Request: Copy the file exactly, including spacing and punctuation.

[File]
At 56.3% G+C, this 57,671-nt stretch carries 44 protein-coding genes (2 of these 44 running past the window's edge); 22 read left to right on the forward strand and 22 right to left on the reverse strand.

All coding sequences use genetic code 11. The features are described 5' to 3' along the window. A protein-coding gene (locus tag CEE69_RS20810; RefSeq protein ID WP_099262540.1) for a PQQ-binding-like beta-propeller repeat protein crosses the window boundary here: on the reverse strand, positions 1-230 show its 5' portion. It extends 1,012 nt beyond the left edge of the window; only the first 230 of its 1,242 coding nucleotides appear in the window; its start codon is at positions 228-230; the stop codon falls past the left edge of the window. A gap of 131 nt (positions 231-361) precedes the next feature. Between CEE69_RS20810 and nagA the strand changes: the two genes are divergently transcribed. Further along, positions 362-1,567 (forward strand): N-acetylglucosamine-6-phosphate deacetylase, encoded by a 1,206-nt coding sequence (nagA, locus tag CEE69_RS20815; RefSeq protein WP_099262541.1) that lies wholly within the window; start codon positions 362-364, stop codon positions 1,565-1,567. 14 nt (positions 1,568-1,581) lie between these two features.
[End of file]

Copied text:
At 56.3% G+C, this 57,671-nt stretch carries 44 protein-coding genes (2 of these 44 running past the window's edge); 22 read left to right on the forward strand and 22 right to left on the reverse strand.

All coding sequences use genetic code 11. The features are described 5' to 3' along the window. A protein-coding gene (locus tag CEE69_RS20810; RefSeq protein ID WP_099262540.1) for a PQQ-binding-like beta-propeller repeat protein crosses the window boundary here: on the reverse strand, positions 1-230 show its 5' portion. It extends 1,012 nt beyond the left edge of the window; only the first 230 of its 1,242 coding nucleotides appear in the window; its start codon is at positions 228-230; the stop codon falls past the left edge of the window. A gap of 131 nt (positions 231-361) precedes the next feature. Between CEE69_RS20810 and nagA the strand changes: the two genes are divergently transcribed. Further along, positions 362-1,567 (forward strand): N-acetylglucosamine-6-phosphate deacetylase, encoded by a 1,206-nt coding sequence (nagA, locus tag CEE69_RS20815; RefSeq protein WP_099262541.1) that lies wholly within the window; start codon positions 362-364, stop codon positions 1,565-1,567. 14 nt (positions 1,568-1,581) lie between these two features.